Although classes have officially kicked off, there is still time to enjoy the hot summer weather and check a book off your reading list before colder days arrive in Charlottesville. Here’s to learning something new, self-discovery and enjoying the simple pleasure of reading for your own enjoyment. While many of the books on this are not traditional summer beach reads, they all offer a new perspective on a variety of issues — a worthwhile way to spend a free moment.
1. “I’m Glad My Mom Died” by Jennette McCurdy
As a huge iCarly fan growing up, Jennette McCurdy’s 2022 memoir absolutely blew my mind. Her direct, honest and raw writing style throughout the book continuously struck me — I was immediately annotating the pages and underlining the lines that especially spoke to me. McCurdy dives into the abuse she endured from her mother, her experiences with eating disorders, the difficulties of her past relationships and the pain that comes from growing up as a child actor.
2. “On Earth We’re Briefly Gorgeous” by Ocean Vuong
This 2019 novel is a letter written from a son, Little Dog, to his illiterate mother, Rose. Vuong combines aspects of poetry with prose to explore what it means to live in America, what it means to be a refugee, what it means to carry the trauma of the Vietnam War and what it means to be a gay man. I often return to this piece because it is overflowing with beautiful, poignant and thought-provoking moments — like the moment when Little Dog comes out to his mom inside of a Dunkin’ Donuts.
3. “Sister Outsider” by Audre Lorde
Audre Lorde — a Black lesbian feminist — is a prominent author in my Women, Gender and Sexuality courses. I was first introduced to her work when I read “The Master’s Tools Will Never Dismantle the Master’s House” — a speech given at the Second Sex Conference in 1979. Her precise language calling for feminism that goes beyond the needs of white, middle-class and heterosexual women is impactful. I plan to read “Sister Outsider” this summer to read more of Lorde’s collection of essays and speeches.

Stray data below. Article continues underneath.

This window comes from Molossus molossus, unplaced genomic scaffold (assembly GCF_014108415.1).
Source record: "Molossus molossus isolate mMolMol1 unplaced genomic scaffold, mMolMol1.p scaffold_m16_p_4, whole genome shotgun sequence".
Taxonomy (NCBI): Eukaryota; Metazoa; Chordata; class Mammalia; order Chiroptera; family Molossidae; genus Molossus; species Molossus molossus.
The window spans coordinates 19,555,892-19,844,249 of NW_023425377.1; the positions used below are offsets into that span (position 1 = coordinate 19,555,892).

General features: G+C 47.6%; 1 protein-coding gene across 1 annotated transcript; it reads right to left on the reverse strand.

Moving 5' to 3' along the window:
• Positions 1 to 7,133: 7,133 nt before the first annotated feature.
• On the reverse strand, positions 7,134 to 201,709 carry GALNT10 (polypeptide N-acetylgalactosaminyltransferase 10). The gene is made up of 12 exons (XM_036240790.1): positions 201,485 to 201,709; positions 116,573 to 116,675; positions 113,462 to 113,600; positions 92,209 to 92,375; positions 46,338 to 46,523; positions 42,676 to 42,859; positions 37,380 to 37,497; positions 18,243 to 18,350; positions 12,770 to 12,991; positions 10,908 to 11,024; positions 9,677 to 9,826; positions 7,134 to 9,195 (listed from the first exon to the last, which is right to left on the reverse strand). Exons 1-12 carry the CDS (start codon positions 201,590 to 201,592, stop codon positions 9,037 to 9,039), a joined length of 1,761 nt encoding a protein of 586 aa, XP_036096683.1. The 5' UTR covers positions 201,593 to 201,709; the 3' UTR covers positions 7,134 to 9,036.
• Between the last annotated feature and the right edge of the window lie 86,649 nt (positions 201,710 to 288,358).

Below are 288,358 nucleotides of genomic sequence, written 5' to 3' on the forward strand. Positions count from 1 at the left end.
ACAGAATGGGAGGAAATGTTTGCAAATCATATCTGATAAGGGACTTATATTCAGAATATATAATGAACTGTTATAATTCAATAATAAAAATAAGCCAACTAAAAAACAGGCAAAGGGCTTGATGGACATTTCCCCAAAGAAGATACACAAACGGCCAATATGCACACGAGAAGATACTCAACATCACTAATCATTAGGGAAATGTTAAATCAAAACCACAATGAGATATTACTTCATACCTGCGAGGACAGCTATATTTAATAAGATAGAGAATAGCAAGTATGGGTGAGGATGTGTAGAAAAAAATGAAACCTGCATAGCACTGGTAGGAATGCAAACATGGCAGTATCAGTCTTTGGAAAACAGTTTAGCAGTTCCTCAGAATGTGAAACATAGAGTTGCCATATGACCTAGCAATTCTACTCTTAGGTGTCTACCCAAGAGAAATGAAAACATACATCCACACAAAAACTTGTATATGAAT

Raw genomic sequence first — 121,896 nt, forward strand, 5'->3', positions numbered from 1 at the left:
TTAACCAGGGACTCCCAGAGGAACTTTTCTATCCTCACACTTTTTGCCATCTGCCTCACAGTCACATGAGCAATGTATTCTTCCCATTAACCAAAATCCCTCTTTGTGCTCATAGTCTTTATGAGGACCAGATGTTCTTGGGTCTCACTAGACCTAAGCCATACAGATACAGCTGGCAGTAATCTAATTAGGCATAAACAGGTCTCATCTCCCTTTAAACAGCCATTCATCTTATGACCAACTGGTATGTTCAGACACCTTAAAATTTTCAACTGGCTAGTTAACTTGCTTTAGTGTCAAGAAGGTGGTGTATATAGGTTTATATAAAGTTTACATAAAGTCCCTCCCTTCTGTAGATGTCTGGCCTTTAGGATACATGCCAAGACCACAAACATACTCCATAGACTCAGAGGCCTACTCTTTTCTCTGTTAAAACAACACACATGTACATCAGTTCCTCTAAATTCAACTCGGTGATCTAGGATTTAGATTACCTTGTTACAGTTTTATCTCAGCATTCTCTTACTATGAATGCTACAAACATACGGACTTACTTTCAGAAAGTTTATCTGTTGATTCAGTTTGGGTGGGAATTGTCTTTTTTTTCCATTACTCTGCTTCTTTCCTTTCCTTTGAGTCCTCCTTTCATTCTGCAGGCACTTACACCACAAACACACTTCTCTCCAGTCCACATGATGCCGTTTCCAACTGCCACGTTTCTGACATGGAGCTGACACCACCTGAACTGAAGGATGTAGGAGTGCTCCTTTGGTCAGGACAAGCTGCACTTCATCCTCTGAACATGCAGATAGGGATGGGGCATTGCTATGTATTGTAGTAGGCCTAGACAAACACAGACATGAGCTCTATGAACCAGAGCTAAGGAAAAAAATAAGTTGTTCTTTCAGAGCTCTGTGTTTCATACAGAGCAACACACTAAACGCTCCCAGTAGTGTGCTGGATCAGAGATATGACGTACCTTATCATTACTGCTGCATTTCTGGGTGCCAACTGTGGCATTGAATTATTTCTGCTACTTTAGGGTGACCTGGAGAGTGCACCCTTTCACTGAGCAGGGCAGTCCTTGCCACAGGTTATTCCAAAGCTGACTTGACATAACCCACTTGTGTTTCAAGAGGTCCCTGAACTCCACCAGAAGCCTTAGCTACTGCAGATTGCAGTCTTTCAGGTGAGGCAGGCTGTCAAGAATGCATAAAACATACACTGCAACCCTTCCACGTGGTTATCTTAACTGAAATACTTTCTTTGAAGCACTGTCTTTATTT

4. “Beach Read” by Emily Henry
I am almost certain that you have come across Emily Henry, especially if you find yourself on BookTok. Her 2020 novel “Beach Read” is a perfect beach read — but can also be enjoyed on the Rotunda steps or the Lawn if you can’t quite get to a sandy shore this semester. The novel centers around Augustus Everett and January Andrews — two former classmates who spend their summer years as neighbors while working on their respective books. Henry combines elements of a breezy and fun enemies-to-lovers storyline with lovely and vivid descriptions of an unforgettable summer.
5. “Hood Feminism” by Mikki Kendall
I picked up “Hood Feminism” back in January, and it has been sitting on my to-read list ever since. This 2020 non-fiction piece immediately caught my attention as it explores the shortcomings of white, mainstream feminist movements, reminding me of the work of Audre Lorde and other Black feminists. I look forward to finally getting around to reading “Hood Feminism” this summer to make connections to my Women, Gender and Sexuality courses, and I look forward to learning more ways to ensure I advocate for intersectional feminism.